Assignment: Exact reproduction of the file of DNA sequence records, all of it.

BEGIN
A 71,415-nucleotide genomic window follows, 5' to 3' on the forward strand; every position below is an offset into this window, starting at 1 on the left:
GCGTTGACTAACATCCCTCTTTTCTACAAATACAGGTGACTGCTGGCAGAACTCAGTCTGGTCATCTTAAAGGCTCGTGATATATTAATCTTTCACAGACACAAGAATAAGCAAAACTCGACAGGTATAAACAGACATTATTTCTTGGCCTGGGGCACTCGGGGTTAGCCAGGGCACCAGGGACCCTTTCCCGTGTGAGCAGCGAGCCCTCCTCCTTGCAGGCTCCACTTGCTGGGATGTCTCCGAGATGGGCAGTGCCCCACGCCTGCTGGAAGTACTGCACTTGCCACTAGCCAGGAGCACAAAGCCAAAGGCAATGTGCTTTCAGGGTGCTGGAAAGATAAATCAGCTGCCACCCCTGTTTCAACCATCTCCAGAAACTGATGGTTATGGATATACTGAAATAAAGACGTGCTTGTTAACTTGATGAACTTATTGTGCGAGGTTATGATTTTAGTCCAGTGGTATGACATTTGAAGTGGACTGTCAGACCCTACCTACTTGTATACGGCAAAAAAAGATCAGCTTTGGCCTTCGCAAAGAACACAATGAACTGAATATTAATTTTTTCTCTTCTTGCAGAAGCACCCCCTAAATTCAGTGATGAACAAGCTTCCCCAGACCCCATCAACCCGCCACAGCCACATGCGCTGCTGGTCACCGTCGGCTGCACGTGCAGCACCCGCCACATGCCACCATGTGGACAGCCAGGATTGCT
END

A 71,415-nucleotide genomic window follows, 5' to 3' on the forward strand; every position below is an offset into this window, starting at 1 on the left:
GCGTTGACTAACATCCCTCTTTTCTACAAATACAGGTGACTGCTGGCAGAACTCAGTCTGGTCATCTTAAAGGCTCGTGATATATTAATCTTTCACAGACACAAGAATAAGCAAAACTCGACAGGTATAAACAGACATTATTTCTTGGCCTGGGGCACTCGGGGTTAGCCAGGGCACCAGGGACCCTTTCCCGTGTGAGCAGCGAGCCCTCCTCCTTGCAGGCTCCACTTGCTGGGATGTCTCCGAGATGGGCAGTGCCCCACGCCTGCTGGAAGTACTGCACTTGCCACTAGCCAGGAGCACAAAGCCAAAGGCAATGTGCTTTCAGGGTGCTGGAAAGATAAATCAGCTGCCACCCCTGTTTCAACCATCTCCAGAAACTGATGGTTATGGATATACTGAAATAAAGACGTGCTTGTTAACTTGATGAACTTATTGTGCGAGGTTATGATTTTAGTCCAGTGGTATGACATTTGAAGTGGACTGTCAGACCCTACCTACTTGTATACGGCAAAAAAAGATCAGCTTTGGCCTTCGCAAAGAACACAATGAACTGAATATTAATTTTTTCTCTTCTTGCAGAAGCACCCCCTAAATTCAGTGATGAACAAGCTTCCCCAGACCCCATCAACCCGCCACAGCCACATGCGCTGCTGGTCACCGTCGGCTGCACGTGCAGCACCCGCCACATGCCACCATGTGGACAGCCAGGATTGCT